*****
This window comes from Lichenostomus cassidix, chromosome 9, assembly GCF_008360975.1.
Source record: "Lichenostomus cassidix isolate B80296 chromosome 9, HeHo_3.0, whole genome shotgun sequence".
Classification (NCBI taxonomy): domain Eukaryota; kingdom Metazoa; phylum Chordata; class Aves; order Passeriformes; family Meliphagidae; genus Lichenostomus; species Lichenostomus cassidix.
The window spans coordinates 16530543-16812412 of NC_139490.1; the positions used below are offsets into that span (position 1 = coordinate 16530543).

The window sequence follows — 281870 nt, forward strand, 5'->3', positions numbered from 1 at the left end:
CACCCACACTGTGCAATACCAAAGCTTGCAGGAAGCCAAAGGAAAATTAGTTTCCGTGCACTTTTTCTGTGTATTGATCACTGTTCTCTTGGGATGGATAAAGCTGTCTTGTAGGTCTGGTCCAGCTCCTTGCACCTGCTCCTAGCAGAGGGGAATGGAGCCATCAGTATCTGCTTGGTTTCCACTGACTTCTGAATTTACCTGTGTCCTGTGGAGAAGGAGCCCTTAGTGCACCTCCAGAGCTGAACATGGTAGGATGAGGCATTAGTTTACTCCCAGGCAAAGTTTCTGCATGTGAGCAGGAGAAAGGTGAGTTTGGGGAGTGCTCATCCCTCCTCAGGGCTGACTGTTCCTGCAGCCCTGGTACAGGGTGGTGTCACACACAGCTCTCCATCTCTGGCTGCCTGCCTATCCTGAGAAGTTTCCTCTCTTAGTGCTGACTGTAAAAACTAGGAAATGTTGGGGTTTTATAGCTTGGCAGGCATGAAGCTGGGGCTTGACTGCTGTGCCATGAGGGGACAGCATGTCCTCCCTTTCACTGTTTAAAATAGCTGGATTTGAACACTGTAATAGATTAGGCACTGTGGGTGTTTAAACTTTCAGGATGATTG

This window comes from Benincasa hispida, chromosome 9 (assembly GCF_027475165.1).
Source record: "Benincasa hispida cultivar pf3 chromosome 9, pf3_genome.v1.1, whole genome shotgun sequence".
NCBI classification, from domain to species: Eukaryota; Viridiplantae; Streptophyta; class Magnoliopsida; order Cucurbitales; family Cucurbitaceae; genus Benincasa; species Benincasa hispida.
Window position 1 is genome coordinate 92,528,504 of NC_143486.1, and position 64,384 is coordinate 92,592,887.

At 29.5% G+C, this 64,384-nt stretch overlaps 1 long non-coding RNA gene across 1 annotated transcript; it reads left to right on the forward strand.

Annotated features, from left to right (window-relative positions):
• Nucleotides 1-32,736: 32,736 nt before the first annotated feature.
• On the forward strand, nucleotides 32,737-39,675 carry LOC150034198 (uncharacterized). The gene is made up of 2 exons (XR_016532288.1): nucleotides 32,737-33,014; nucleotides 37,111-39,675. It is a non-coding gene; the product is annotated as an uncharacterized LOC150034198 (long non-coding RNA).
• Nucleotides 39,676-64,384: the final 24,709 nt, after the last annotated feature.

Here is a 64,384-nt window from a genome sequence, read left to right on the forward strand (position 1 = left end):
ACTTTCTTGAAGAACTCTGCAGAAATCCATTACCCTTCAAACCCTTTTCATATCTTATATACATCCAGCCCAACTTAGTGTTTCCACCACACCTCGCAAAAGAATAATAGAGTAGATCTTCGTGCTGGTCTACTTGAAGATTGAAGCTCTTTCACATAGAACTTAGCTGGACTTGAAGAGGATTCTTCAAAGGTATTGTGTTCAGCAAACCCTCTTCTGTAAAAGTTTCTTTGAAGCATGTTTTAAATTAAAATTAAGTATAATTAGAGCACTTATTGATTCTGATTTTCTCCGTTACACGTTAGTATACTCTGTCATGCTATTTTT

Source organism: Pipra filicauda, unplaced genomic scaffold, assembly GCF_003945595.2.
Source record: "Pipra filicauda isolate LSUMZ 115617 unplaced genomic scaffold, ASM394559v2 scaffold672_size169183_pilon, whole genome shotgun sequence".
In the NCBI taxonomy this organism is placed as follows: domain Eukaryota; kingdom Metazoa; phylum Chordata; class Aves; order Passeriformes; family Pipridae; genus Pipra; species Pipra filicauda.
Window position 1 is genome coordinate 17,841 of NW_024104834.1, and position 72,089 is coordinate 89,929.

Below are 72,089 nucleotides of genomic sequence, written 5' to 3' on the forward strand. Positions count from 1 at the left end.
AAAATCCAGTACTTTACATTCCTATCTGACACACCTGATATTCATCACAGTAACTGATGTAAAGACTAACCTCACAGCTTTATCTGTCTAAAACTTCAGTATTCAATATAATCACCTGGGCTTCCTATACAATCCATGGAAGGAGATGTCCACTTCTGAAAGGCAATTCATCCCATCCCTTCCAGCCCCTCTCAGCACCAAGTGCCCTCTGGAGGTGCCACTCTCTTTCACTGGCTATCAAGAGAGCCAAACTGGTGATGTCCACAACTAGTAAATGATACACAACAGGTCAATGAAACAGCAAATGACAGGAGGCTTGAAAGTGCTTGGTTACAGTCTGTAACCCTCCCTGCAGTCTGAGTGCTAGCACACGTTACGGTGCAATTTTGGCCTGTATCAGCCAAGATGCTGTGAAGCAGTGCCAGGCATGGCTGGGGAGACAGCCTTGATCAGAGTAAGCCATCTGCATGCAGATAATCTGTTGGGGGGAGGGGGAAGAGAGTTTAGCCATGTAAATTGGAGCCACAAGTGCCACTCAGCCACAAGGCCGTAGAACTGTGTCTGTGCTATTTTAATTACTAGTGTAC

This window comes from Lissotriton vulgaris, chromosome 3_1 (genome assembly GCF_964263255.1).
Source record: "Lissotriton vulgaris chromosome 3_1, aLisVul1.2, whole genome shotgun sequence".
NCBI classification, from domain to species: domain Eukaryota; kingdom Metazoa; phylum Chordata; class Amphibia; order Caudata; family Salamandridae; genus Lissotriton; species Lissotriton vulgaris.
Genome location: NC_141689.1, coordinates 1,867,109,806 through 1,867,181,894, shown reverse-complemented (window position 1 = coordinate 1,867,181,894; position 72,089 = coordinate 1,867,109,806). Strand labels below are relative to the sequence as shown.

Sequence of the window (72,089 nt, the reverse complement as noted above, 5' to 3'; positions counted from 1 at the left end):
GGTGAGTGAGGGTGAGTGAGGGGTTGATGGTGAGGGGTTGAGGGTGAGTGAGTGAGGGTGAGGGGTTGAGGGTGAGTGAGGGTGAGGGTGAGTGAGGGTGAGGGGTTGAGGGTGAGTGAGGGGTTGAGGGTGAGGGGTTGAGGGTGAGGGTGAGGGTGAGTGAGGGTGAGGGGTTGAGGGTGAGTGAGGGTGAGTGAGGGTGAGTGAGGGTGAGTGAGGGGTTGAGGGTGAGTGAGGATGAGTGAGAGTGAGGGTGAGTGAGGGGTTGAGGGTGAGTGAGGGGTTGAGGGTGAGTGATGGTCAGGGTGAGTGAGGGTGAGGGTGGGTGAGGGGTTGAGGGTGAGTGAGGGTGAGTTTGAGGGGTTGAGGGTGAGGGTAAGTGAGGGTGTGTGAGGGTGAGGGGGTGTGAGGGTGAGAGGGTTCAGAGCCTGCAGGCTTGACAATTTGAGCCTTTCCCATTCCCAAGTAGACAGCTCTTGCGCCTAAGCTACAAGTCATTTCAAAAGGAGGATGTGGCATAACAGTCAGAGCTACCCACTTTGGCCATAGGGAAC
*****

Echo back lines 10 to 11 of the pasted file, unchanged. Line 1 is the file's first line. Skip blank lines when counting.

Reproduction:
Window position 1 is genome coordinate 92,528,504 of NC_143486.1, and position 64,384 is coordinate 92,592,887.

At 29.5% G+C, this 64,384-nt stretch overlaps 1 long non-coding RNA gene across 1 annotated transcript; it reads left to right on the forward strand.